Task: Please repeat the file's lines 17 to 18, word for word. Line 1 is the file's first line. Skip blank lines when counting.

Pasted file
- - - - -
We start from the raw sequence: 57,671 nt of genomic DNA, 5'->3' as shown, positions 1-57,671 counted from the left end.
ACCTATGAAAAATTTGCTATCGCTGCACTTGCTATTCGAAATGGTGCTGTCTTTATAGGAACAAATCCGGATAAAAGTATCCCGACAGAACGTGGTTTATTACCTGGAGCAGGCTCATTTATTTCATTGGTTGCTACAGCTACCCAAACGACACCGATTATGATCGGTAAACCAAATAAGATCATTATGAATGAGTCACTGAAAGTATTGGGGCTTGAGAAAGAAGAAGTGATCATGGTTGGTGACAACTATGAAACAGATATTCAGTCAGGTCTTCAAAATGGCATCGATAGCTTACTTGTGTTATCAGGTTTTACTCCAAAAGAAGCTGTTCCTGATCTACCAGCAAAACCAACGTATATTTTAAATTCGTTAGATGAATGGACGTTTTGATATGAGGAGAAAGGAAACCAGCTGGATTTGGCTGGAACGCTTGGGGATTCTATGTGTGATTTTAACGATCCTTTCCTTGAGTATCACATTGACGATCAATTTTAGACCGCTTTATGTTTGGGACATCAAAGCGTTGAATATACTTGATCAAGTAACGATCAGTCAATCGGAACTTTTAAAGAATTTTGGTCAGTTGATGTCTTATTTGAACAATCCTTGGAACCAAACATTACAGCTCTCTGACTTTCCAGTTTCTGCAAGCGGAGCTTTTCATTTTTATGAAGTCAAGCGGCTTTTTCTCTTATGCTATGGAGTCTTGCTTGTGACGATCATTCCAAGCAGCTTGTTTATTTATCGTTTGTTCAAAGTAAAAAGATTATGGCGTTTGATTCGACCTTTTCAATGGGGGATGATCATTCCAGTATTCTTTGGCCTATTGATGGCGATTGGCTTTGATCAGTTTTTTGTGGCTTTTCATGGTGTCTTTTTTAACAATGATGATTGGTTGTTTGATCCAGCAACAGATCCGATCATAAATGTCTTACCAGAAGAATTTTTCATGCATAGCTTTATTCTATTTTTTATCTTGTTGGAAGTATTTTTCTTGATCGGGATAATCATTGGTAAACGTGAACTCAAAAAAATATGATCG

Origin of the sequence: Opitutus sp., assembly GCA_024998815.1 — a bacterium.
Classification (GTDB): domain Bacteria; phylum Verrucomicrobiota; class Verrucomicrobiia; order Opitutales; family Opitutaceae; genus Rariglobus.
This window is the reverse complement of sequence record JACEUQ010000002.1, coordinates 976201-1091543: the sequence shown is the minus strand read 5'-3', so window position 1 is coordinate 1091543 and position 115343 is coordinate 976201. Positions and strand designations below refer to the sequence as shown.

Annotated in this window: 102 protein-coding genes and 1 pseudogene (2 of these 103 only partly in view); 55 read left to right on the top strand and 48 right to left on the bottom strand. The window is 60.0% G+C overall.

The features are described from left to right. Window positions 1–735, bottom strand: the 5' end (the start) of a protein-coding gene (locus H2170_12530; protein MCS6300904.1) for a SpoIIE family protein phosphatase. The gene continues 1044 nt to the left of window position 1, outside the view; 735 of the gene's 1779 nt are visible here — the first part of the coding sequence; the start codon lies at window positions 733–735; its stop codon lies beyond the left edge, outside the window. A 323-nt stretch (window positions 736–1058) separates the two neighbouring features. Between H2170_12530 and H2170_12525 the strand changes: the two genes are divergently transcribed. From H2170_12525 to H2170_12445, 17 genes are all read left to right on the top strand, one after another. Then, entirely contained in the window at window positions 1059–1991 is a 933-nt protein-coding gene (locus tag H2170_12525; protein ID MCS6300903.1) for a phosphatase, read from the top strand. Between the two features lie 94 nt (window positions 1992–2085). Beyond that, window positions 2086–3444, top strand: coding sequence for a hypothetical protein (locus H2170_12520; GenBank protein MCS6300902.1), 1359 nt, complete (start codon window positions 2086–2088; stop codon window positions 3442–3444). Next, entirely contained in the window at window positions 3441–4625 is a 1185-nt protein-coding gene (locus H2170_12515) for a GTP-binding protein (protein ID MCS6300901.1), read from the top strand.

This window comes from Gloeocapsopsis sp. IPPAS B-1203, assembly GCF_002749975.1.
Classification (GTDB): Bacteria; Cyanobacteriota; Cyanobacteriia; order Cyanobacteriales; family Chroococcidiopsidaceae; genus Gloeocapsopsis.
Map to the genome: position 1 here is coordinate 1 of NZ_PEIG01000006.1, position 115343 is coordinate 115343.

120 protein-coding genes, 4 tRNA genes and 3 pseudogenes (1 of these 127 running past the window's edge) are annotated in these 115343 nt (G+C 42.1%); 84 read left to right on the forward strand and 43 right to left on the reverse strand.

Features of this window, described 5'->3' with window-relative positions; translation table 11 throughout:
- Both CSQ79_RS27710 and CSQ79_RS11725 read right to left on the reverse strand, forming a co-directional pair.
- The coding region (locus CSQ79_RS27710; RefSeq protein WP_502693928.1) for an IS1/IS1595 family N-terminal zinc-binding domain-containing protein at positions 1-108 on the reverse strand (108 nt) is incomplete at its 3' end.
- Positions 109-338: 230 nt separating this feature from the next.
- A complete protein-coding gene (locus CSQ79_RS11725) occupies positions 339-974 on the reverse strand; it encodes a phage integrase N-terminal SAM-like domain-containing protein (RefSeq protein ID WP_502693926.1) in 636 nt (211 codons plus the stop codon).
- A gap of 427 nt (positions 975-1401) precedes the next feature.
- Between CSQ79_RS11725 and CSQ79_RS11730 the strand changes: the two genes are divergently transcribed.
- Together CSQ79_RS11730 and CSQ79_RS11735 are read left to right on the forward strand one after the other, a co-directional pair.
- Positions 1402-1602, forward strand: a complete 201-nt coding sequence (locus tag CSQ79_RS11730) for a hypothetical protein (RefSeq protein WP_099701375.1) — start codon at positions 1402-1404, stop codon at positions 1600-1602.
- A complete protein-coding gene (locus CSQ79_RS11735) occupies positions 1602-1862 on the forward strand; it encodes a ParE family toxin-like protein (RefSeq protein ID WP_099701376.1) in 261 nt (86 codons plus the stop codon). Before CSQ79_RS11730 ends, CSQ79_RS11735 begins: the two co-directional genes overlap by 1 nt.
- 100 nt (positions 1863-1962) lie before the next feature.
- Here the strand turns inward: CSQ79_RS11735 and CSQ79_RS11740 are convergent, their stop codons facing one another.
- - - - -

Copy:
- A gap of 427 nt (positions 975-1401) precedes the next feature.
- Between CSQ79_RS11725 and CSQ79_RS11730 the strand changes: the two genes are divergently transcribed.